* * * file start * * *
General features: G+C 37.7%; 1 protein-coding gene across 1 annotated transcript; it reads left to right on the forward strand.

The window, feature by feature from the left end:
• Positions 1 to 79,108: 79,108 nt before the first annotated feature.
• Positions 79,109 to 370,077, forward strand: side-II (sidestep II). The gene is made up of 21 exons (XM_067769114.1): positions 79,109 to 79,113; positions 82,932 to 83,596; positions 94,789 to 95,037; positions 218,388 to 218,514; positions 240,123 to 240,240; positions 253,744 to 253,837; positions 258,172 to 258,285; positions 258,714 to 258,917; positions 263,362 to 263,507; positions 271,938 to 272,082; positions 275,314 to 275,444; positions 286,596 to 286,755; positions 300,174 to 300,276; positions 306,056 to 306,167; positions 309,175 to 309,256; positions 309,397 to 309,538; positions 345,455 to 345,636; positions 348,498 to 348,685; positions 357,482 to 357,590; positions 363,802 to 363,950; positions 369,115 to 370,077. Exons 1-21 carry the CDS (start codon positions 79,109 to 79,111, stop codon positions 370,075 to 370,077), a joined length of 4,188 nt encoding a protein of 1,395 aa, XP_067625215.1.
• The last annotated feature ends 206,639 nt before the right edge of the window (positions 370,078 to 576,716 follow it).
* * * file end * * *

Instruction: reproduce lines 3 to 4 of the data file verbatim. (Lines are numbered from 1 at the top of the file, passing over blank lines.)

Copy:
• Positions 1 to 79,108: 79,108 nt before the first annotated feature.
• Positions 79,109 to 370,077, forward strand: side-II (sidestep II). The gene is made up of 21 exons (XM_067769114.1): positions 79,109 to 79,113; positions 82,932 to 83,596; positions 94,789 to 95,037; positions 218,388 to 218,514; positions 240,123 to 240,240; positions 253,744 to 253,837; positions 258,172 to 258,285; positions 258,714 to 258,917; positions 263,362 to 263,507; positions 271,938 to 272,082; positions 275,314 to 275,444; positions 286,596 to 286,755; positions 300,174 to 300,276; positions 306,056 to 306,167; positions 309,175 to 309,256; positions 309,397 to 309,538; positions 345,455 to 345,636; positions 348,498 to 348,685; positions 357,482 to 357,590; positions 363,802 to 363,950; positions 369,115 to 370,077. Exons 1-21 carry the CDS (start codon positions 79,109 to 79,111, stop codon positions 370,075 to 370,077), a joined length of 4,188 nt encoding a protein of 1,395 aa, XP_067625215.1.